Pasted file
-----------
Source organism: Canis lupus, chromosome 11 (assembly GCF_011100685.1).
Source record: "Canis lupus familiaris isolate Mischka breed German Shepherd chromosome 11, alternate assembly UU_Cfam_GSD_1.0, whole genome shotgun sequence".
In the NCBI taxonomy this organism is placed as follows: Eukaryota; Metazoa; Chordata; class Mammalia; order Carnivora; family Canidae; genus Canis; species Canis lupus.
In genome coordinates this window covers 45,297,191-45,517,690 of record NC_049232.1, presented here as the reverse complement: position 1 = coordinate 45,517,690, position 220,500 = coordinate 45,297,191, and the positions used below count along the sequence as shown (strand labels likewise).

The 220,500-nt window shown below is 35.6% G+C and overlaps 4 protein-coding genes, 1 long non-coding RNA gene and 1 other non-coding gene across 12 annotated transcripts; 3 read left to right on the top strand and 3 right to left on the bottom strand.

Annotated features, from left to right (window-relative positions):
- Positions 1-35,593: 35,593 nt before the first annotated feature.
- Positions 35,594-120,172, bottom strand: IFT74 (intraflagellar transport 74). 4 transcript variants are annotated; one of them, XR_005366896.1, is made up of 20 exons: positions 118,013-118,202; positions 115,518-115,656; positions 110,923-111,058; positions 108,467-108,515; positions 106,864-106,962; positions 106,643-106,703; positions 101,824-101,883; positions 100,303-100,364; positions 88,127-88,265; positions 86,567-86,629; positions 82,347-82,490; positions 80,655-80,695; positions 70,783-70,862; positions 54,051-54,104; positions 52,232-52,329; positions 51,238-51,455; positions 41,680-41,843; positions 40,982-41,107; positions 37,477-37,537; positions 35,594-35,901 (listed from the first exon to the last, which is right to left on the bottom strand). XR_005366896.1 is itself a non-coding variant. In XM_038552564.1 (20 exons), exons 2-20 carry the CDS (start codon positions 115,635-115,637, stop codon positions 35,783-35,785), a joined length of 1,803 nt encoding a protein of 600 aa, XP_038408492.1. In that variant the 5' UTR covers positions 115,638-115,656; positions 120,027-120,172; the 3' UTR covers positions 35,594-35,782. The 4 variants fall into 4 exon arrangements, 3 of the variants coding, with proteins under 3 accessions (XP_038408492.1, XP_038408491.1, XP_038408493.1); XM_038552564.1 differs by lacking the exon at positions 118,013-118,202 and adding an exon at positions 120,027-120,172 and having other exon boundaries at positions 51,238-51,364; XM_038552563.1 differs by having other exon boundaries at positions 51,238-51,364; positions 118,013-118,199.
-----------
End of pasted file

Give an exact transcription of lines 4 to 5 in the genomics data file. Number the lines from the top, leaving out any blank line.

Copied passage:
In genome coordinates this window covers 45,297,191-45,517,690 of record NC_049232.1, presented here as the reverse complement: position 1 = coordinate 45,517,690, position 220,500 = coordinate 45,297,191, and the positions used below count along the sequence as shown (strand labels likewise).

The 220,500-nt window shown below is 35.6% G+C and overlaps 4 protein-coding genes, 1 long non-coding RNA gene and 1 other non-coding gene across 12 annotated transcripts; 3 read left to right on the top strand and 3 right to left on the bottom strand.